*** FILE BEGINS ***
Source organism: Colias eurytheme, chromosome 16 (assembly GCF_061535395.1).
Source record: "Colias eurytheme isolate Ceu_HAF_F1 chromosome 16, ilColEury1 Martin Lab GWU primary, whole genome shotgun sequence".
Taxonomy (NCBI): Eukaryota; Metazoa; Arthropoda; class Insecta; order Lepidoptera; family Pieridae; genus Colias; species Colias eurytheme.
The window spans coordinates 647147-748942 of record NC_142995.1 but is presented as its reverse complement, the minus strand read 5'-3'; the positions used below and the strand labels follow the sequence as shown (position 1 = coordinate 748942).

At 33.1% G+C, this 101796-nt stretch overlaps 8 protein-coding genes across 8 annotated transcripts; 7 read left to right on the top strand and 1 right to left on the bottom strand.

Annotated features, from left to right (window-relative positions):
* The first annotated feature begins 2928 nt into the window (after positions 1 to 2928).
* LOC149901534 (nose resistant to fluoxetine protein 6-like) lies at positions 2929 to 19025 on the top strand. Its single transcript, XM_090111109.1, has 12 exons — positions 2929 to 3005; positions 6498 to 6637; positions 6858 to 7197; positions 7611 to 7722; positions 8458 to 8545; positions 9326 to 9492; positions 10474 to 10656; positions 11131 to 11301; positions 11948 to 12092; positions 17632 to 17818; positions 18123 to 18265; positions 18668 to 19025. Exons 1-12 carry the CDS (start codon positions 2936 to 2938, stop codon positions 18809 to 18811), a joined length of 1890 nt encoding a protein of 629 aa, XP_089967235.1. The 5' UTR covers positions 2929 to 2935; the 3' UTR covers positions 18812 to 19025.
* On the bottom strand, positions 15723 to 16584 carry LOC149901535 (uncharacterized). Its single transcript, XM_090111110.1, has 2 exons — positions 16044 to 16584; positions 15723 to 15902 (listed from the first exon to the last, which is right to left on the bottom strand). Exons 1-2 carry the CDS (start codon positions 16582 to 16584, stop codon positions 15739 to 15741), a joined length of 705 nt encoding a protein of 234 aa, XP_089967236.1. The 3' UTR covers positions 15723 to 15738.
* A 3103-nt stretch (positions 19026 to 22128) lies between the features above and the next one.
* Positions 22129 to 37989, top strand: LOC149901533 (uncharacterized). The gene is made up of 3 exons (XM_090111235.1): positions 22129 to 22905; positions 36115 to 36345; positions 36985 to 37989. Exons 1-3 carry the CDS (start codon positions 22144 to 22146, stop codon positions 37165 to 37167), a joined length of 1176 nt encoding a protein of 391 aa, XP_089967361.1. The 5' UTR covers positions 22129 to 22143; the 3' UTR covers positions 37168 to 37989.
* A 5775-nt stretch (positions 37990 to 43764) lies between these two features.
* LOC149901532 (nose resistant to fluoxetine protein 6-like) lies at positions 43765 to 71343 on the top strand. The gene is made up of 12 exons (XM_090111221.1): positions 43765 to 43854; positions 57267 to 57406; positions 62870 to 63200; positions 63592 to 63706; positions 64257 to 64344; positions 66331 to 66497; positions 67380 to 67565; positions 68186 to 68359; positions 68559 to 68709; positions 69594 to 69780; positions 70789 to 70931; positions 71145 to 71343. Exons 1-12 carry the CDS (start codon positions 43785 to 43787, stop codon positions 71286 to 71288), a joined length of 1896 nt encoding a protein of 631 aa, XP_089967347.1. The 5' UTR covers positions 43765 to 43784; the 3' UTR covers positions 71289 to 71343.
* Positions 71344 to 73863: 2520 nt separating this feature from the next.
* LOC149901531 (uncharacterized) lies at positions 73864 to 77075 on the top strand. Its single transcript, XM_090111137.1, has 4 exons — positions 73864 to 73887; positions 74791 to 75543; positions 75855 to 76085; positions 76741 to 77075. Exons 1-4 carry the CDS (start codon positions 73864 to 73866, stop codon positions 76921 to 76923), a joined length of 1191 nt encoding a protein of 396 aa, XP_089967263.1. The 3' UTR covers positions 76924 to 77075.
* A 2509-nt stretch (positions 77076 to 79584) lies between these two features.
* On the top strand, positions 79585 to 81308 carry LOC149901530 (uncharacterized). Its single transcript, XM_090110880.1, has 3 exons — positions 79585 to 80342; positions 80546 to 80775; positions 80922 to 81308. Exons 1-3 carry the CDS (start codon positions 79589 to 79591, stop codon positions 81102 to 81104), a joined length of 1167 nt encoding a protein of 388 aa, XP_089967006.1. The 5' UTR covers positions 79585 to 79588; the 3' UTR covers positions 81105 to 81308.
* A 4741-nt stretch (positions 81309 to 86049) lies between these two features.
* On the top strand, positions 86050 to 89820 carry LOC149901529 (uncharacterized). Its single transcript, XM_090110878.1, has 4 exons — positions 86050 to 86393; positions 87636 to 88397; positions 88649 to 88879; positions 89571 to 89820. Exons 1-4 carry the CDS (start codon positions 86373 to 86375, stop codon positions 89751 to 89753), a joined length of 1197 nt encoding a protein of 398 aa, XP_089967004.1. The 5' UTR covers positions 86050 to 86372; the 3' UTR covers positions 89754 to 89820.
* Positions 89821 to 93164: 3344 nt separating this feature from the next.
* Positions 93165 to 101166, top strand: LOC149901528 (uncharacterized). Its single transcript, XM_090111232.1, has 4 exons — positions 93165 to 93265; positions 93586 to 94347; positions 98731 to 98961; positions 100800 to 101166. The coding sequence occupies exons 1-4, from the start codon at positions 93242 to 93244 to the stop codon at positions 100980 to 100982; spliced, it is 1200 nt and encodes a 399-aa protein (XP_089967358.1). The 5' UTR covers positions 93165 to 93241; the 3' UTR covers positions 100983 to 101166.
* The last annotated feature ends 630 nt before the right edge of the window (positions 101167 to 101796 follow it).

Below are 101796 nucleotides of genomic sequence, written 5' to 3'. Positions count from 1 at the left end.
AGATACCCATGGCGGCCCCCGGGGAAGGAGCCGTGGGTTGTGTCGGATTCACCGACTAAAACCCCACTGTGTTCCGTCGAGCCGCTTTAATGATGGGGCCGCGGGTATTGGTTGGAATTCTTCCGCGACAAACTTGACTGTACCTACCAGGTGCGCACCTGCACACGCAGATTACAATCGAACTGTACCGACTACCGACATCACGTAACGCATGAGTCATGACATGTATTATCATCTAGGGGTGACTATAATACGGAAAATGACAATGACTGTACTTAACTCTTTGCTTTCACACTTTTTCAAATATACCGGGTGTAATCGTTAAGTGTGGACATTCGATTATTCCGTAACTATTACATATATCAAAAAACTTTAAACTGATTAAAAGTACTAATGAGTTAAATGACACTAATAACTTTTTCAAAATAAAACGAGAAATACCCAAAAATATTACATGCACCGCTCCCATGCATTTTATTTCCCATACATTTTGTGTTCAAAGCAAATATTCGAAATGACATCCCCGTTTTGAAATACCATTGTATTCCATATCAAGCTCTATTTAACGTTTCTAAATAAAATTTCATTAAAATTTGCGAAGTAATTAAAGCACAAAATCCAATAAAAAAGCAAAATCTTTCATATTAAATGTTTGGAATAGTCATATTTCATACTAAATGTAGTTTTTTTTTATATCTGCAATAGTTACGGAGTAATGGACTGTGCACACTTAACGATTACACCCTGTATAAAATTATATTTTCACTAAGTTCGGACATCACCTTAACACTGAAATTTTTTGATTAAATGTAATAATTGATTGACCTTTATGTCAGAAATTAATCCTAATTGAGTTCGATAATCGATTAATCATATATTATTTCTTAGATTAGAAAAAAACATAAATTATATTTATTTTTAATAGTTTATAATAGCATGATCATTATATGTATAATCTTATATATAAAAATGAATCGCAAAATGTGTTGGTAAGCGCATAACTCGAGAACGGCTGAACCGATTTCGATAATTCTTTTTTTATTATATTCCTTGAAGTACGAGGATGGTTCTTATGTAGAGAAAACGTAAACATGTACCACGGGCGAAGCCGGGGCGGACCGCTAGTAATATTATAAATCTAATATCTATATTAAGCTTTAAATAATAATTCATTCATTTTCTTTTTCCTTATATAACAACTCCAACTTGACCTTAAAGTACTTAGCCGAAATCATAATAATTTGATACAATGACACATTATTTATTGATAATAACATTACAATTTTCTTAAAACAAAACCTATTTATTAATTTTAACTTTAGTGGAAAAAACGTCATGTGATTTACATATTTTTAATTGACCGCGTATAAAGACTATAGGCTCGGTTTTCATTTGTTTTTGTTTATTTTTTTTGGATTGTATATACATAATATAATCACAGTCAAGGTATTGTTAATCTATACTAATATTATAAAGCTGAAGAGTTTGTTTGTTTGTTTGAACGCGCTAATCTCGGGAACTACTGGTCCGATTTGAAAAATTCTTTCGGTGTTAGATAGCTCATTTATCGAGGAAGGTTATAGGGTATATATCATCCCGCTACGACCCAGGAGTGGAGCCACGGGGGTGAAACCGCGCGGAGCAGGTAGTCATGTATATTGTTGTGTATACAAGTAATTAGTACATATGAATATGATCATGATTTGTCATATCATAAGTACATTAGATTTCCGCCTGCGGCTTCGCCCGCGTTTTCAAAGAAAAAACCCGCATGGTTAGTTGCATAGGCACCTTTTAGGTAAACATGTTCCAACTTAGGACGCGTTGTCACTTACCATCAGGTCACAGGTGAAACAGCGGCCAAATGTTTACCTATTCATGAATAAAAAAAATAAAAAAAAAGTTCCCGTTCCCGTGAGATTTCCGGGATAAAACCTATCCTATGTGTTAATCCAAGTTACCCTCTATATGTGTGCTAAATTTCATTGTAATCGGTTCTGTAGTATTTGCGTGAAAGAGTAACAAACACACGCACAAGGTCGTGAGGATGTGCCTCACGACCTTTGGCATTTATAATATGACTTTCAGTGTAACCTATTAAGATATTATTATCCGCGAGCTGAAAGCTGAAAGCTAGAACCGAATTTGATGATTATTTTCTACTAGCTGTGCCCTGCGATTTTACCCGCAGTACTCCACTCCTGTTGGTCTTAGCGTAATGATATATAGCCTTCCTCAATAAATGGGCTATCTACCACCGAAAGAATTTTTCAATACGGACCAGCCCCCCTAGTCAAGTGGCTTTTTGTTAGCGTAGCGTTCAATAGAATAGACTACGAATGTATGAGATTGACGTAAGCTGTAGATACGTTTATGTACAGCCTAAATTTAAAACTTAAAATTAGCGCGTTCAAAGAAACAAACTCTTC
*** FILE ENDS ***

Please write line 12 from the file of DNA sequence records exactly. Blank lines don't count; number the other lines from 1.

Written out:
* A 5775-nt stretch (positions 37990 to 43764) lies between these two features.